Microsoft provides a module – Analysis Cubes – which implements most best practices and can help significantly with performance. At the same time, its important to understand what goes behind the scenes, as you would often be integrating with multiple systems – and have custom requirements.

So what are the advantages of reporting from a dimensional OLAP database like SSAS vs. directly reporting from Dynamics GP SQL Database ?

1. OLAP database technology is optimized for querying and reporting, instead of processing transactions.

The Dynamics GP Database is designed as a highly normalized OLTP database. There are lots of small tables with relationships defined between them. This is good for additions, deletions, and modifications of a field, which can be made in just one table and then propagated through the rest of the database via the defined relationships. However, if you have written reports for GP – you would know it often involves creating multiple joins. This is fine for smaller implementations, but as the number of users and transactions increase – can lead to performance bottlenecks.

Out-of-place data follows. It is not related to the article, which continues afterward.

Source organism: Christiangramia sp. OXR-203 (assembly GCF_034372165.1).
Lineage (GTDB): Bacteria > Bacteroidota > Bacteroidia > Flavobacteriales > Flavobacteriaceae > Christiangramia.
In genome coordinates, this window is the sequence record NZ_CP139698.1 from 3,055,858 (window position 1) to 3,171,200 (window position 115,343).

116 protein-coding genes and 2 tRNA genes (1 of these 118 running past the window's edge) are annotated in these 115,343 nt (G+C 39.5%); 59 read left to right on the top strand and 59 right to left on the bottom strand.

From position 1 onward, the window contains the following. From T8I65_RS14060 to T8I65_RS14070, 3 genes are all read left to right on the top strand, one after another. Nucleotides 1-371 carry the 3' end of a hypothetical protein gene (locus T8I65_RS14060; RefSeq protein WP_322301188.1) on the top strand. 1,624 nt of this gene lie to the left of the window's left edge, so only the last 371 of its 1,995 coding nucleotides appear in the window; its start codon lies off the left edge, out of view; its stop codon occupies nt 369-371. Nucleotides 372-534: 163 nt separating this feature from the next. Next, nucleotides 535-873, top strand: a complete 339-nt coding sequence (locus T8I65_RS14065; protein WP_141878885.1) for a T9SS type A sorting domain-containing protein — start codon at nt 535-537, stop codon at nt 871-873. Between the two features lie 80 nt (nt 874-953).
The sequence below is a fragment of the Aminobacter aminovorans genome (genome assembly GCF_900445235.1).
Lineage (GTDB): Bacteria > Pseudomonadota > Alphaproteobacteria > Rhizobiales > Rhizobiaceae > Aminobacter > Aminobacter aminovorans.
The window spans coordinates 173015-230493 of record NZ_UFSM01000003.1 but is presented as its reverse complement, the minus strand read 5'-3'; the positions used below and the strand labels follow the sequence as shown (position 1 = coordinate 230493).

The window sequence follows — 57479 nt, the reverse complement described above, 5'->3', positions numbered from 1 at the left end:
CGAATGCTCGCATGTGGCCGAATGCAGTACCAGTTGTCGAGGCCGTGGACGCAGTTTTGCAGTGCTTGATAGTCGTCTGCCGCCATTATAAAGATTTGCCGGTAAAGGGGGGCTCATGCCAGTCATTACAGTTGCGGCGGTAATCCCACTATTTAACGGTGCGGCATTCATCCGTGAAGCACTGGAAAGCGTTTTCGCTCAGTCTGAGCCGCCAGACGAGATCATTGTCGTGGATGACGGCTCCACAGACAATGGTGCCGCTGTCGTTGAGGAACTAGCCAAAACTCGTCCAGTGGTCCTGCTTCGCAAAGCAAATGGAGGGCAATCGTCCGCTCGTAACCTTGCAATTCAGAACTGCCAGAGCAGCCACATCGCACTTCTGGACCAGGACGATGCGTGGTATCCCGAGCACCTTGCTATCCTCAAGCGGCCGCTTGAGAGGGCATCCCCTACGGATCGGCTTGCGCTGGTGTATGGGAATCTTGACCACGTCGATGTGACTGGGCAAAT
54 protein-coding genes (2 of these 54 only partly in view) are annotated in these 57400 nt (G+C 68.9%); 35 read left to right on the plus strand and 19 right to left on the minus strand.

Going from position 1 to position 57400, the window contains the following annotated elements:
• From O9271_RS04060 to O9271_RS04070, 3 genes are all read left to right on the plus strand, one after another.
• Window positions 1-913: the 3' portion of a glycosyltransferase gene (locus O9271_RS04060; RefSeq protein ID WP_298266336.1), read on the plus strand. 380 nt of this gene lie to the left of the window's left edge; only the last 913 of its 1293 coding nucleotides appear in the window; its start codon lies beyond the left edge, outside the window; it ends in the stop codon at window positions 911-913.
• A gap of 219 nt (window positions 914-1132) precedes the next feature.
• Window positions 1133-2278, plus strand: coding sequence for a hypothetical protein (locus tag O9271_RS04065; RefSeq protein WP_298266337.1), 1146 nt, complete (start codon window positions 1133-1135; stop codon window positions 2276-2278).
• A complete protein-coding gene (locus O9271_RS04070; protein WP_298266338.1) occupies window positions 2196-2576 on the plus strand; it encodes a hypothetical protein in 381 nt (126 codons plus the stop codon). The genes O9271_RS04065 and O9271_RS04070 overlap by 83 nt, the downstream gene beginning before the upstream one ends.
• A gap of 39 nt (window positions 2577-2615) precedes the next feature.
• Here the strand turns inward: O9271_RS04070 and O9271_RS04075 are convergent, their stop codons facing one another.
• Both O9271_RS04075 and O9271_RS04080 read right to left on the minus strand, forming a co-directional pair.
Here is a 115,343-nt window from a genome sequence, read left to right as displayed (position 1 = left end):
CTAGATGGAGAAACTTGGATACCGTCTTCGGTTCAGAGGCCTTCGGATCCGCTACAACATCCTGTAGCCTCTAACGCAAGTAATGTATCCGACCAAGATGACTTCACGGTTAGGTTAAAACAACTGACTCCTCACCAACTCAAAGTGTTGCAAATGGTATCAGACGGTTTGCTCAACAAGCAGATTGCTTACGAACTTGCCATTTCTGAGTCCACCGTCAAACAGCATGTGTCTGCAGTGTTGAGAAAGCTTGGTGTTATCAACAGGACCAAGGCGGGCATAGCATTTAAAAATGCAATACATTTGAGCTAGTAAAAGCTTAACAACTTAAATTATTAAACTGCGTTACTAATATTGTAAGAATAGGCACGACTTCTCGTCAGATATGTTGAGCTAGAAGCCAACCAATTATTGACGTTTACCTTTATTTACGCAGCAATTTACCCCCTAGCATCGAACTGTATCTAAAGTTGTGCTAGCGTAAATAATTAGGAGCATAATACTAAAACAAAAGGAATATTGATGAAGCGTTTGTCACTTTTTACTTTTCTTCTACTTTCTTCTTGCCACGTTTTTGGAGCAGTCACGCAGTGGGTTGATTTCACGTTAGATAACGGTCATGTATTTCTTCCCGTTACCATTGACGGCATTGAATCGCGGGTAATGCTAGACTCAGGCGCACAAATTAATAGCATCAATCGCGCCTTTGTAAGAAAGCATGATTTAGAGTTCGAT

Here is a simple SQL view (Sales by Item by Month – by Victoria Yudin)

   3:  SELECT
   4:  D.ITEMNMBR Item_Number,
   5:  D.Item_Description,
   6:  D.Generic_Description,
   7:  D.Item_Class,
   8:  D.User_Category_1,
   9:  sum(case when month(D.DOCDATE) = 1 then D.SALES else 0 end) as [Jan_Sales],
  10:  sum(case when month(D.DOCDATE) = 2 then D.SALES else 0 end) as [Feb_Sales],
  11:  sum(case when month(D.DOCDATE) = 3 then D.SALES else 0 end) as [Mar_Sales],
  12:  sum(case when month(D.DOCDATE) = 4 then D.SALES else 0 end) as [Apr_Sales],